Is there any recommended source for preparing the english language?

As stated above, the candidates may refer to books like the NCERT English grammar books, the English Grammar book by Wren & Martin, and the book by Norman Lewis: Word Power Made Easy. Apart from this, they can read renowned and credible English newspapers, focusing mainly on the editorial portions thereof.

What are the important english language topics that one must cover?

Although it is recommended that the candidates cover the entire syllabus of the English language paper as mentioned above, there are certain topics that they cannot afford to miss. These topics include essay writing, precis writing, grammar, vocabulary, reading comprehensions, translations, subject-verb agreement, etc. These must be prepared comprehensively by the candidates, as they are frequently asked in the judiciary exams. 

How can I use social media to prepare for the english language?

As mentioned above, social media can prove to be useful in preparing for the judiciary exams. The candidates can rely on reliable educational and informative websites, social media pages, YouTube channels, etc. that teach vocabulary, tips for answer writing, or communication skills for the interview. There are many channels on social media that also teach non-verbal communication tips for excelling in the interview. However, the candidates should be careful not to develop an addiction to social media while using it for infotainment purposes.

Can I prepare for the english language paper of the judicial services exam by myself? 

Yes, the preparation of the English language paper for the judicial services exam can be done by following a study schedule prepared by following the above strategies. 

FAQs on the strategies to attempt the english language section in judiciary exams

How do I manage time while attempting the section on the english language?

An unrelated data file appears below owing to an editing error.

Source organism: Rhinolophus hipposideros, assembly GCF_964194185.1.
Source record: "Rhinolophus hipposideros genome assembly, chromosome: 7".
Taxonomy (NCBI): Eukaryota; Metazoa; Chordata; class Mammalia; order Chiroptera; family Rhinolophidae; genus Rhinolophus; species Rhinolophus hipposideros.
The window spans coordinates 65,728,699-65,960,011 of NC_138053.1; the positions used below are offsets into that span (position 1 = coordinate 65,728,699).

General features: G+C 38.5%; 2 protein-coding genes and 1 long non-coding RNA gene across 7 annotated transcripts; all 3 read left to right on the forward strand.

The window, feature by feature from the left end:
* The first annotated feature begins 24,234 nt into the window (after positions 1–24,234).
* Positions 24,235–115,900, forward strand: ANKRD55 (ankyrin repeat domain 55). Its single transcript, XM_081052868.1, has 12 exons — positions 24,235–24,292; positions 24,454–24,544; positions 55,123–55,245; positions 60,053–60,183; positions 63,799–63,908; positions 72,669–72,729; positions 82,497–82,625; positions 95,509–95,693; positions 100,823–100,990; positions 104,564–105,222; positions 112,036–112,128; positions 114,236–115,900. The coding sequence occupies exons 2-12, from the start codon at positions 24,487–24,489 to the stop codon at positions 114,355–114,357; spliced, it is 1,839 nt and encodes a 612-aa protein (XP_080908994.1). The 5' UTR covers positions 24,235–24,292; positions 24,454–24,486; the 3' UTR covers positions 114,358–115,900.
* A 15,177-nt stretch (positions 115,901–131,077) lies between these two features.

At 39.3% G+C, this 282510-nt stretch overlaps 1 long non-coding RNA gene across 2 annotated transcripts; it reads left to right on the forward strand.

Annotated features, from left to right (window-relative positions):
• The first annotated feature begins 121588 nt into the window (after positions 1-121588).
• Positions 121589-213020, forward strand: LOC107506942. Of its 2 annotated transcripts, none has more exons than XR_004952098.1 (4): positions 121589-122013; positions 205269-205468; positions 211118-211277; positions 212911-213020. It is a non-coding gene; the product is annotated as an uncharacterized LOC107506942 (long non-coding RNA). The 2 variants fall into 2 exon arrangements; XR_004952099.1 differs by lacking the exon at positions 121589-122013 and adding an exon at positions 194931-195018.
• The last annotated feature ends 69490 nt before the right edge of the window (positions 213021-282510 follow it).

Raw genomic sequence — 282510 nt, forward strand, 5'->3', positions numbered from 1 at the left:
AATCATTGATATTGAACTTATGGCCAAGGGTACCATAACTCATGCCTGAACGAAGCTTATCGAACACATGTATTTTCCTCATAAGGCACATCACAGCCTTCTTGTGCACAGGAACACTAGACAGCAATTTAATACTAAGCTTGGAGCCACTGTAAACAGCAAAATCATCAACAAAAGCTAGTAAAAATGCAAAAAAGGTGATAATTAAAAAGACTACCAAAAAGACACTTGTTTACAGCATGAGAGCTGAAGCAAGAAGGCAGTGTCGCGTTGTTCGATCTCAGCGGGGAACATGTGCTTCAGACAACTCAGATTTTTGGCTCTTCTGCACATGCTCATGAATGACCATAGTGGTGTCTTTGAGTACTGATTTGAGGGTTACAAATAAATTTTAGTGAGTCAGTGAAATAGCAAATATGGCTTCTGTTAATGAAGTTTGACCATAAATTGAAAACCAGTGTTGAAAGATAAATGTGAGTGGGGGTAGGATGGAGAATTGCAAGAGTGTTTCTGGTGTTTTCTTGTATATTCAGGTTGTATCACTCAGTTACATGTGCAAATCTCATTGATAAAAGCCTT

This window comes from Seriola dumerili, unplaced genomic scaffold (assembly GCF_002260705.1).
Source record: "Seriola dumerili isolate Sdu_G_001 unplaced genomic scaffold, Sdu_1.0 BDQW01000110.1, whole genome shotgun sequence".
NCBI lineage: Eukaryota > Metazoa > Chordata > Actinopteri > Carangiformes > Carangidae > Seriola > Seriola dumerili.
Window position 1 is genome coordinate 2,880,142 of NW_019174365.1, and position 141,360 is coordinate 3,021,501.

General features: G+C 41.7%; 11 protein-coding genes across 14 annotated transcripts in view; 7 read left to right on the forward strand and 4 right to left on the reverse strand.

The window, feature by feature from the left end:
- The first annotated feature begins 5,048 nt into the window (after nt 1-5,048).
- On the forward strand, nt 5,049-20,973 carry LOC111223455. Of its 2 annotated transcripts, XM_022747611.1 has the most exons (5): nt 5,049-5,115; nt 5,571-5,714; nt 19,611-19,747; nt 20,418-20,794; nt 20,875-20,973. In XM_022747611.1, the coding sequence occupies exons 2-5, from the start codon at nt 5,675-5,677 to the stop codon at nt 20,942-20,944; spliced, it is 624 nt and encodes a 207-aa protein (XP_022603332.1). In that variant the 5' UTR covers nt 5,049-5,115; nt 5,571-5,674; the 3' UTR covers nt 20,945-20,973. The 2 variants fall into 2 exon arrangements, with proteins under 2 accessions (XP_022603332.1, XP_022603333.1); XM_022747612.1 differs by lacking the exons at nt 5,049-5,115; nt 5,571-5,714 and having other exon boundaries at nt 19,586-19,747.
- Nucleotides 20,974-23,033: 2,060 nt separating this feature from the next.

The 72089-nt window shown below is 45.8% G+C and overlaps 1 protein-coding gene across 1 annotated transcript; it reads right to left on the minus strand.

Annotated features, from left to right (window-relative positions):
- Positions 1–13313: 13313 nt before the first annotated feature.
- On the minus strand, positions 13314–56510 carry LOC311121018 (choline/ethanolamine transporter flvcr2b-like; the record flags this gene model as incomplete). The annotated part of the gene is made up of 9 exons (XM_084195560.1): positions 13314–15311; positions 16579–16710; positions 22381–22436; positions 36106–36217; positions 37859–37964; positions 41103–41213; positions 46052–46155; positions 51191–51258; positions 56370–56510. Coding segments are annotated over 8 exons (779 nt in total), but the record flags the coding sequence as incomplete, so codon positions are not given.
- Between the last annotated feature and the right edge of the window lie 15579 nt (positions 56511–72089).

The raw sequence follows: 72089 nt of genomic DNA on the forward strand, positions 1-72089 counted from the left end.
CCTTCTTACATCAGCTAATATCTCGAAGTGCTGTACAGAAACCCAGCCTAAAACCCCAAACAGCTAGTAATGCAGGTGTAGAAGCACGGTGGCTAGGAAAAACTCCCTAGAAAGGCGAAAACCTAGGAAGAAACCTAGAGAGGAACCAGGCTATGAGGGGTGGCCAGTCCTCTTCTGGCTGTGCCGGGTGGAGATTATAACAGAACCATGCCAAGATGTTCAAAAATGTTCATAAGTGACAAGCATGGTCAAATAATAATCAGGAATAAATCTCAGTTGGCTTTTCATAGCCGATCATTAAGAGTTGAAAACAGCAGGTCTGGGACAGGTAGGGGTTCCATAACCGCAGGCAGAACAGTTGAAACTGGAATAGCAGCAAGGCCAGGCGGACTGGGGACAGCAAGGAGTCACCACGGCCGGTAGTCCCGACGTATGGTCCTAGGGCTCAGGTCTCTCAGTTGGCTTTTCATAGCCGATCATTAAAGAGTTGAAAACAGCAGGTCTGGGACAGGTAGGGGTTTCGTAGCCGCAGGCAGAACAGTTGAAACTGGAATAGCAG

As said above, first, the candidates must attempt those questions that can be easily answered in less time. Thereafter, the lengthy and descriptive questions must be attempted by the candidates to save time and take the exam efficiently.

How do I eliminate incorrect options?

There can be two ways in which the incorrect options can be eliminated by the candidates: 

  • first, either the candidates would directly know that certain options are clearly incorrect and so would eliminate them; 
  • second, if possible, the candidates can eliminate the options by understanding the context. If certain options are completely unfit according to the context, then they can be outright eliminated.

FAQs on the writing component of english language section in judicial exams

How do I write eloquently in the judiciary exams?

To write eloquently, the candidates must first decide on an outline for their essay or answer. An outline would determine the scope of the answer, and then the relevant content must be filled in by the candidates. The answers or any piece of writing on that matter must necessarily commence with a brief introduction of the topic and end with an encapsulating conclusion establishing the final remarks of the author on that point. Moreover, the candidates should use easy and simple language and explain the concepts through illustrations, case laws, and the relevant law. The matter should be written in grammatically correct language with proper spelling and vocabulary.